As we all know, budgeting and saving are inherently linked.  But as anyone who has tried to stick to a budget knows...things always come out of the blue and although you promised yourself that you should save a certain amount this month it is always less than you imagined.

I have one major tip which should help you improve your savings pattern.  It is a variation on the 'Pay Yourself First' idea that so many self help financial books seem to promote but which I never really got my head around so here it is:
Pay your bills first, put a set amount aside for your monthly spend and the REST gets transferred, ON PAY DAY to a savings account which you don't have easy access to
The key to this is making sure that the cash you are saving is OUT OF SIGHT because if it is, the chances are you wont think about it when you are thinking of spending money.

So...How does it work?

It's quite simple.  You do this

Thursday, 18 July 2013

The free market is NOT perfect: Property rights improve efficiencies

As outlined in my last post on this topic - 'The free market is NOT perfect: Knowing Economics 101 is not enough' - I will be doing a series of posts rebutting the claims of free market advocates masquerading as 'libertarians' that we would all be better off if the government was not involved in the free market.  Indeed the only way to create a more efficient society where everyone is better off is if the government stopped getting involved.

These points of view have been gaining momentum in recent times, especially in the United States, although I have noticed more and more people starting to join libertarian type organisations here in Australia as well.  Indeed, in the lead up to an election, these voices tend to get significantly louder.  I will be rebutting many of their claims in the coming weeks - however I am by no means left-leaning in my preferred economic outlook.  I believe that market mechanisms are broadly the most efficient because they most closely play to the human condition.  However I believe that the market is NOT perfect and that regulation and intervention is needed to maximise efficiencies.

If you want a truly free market...give up property rights

Free market advocates and the libertarian strain of these in particular rail against rules, regulations and government intervention in the operations of the markets claiming that all this does is create inefficiencies.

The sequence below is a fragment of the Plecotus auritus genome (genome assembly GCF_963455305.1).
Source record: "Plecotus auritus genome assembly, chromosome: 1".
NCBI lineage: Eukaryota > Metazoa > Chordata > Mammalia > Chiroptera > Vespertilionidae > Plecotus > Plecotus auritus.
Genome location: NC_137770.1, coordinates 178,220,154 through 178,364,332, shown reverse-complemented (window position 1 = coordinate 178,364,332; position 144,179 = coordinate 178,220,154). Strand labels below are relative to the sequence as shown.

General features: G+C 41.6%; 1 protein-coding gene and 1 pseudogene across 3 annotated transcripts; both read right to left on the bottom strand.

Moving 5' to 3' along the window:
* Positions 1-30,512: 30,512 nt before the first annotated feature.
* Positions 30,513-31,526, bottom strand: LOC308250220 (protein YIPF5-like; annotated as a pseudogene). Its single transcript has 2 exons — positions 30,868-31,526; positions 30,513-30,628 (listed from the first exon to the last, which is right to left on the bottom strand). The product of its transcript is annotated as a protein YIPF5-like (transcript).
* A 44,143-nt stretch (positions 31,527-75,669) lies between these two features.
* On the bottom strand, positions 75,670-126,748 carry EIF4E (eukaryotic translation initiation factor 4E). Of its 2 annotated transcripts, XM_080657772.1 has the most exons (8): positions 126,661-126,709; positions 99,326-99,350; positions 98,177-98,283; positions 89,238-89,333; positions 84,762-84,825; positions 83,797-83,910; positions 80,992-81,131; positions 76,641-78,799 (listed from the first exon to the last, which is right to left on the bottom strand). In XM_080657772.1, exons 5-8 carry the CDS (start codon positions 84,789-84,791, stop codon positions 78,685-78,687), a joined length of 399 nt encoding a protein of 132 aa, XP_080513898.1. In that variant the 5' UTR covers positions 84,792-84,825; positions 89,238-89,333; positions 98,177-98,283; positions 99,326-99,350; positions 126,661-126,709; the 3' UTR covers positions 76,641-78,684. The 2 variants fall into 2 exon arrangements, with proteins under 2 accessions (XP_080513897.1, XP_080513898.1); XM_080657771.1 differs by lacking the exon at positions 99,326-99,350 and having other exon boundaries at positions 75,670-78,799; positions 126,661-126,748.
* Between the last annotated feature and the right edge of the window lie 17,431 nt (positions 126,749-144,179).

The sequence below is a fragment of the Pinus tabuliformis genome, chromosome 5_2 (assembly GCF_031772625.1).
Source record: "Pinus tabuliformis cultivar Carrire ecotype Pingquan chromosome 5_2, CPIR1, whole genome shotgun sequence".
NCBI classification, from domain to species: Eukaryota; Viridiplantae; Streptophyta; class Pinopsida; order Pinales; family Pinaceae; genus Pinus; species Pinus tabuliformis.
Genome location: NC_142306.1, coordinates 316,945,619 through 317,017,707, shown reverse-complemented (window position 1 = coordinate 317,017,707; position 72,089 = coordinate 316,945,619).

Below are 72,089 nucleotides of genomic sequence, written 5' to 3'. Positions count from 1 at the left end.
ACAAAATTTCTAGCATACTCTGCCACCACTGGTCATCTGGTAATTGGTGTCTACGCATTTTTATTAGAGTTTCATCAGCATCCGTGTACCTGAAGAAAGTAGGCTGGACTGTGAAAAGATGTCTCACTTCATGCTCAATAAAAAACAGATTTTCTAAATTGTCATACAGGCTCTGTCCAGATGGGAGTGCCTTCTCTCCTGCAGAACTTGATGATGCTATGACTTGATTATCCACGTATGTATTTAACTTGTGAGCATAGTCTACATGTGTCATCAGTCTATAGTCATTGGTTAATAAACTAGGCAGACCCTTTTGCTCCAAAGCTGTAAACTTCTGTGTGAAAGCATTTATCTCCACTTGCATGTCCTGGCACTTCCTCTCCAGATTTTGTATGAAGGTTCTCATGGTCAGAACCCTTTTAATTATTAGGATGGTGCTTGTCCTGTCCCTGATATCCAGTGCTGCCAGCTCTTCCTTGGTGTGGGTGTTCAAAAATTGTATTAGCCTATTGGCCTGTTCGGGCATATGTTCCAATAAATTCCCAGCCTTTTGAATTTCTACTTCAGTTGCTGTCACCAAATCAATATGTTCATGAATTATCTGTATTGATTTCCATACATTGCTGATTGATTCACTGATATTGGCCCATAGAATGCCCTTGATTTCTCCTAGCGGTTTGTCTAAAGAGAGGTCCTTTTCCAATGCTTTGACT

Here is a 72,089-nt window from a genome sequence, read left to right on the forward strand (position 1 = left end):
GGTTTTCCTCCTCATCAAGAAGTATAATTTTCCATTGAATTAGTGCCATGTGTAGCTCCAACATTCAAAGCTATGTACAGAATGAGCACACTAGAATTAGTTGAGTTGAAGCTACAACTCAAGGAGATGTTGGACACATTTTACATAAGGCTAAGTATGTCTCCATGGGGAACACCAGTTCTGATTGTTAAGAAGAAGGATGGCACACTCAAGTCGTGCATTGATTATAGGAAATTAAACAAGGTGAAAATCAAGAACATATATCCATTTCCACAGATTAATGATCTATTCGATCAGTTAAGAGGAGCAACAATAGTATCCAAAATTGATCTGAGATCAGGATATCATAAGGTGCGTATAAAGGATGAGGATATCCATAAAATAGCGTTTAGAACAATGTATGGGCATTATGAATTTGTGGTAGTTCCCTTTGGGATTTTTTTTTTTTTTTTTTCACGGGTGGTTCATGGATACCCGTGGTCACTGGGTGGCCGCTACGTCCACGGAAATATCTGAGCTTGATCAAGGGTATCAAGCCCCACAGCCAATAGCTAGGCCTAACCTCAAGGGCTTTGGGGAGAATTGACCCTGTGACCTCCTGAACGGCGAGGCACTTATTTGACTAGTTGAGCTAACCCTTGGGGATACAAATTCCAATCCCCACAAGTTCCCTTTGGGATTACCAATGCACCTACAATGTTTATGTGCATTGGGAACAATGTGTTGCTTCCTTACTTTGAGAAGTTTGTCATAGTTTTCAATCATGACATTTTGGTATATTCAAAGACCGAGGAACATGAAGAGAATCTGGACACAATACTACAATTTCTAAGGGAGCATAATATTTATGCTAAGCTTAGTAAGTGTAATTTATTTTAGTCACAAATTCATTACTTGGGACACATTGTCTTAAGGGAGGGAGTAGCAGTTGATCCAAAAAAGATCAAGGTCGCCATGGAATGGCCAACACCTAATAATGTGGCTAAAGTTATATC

Fine libertarians...if you don't like rules and regulations then the first thing I want you to give up is property rights and see what that does to market efficiency.
Property rights form no part of a true free market economy.  By property rights I mean the right to

  • Intellectual property rights including
    • Patents
    • Trademarks
  • Physical property rights
If you truly want a free market

Wednesday, 17 July 2013

Positive Dilemma: Is it an issue if your property becomes positively geared?

In Australia, one of the biggest benefits of investing in property, or borrowing significantly to invest in any investment class (including shares) is the presence of negative gearing.  That is, you can claim a portion of your losses (your effective tax rate) back against your other earned income.

Although a loss is always a loss negative gearing allows you to

  • Supercharge your investment returns by investing less cash and using leverage to maximise the growth in your invested capital
  • Have lower holding costs while you wait for capital growth to give you the returns mentioned above

How to investment properties become positively geared?

There are several ways that this can happen without you even noticing it:

  1. You have been paying down a little bit of principal every month or have been contributing to an offset account and your interest bill becomes lower than the rent
    • This is a really common way for investment properties to become positively geared
    • You have managed to save so well and pay down your debt so aggressively that your investment property is now throwing off cash to you each month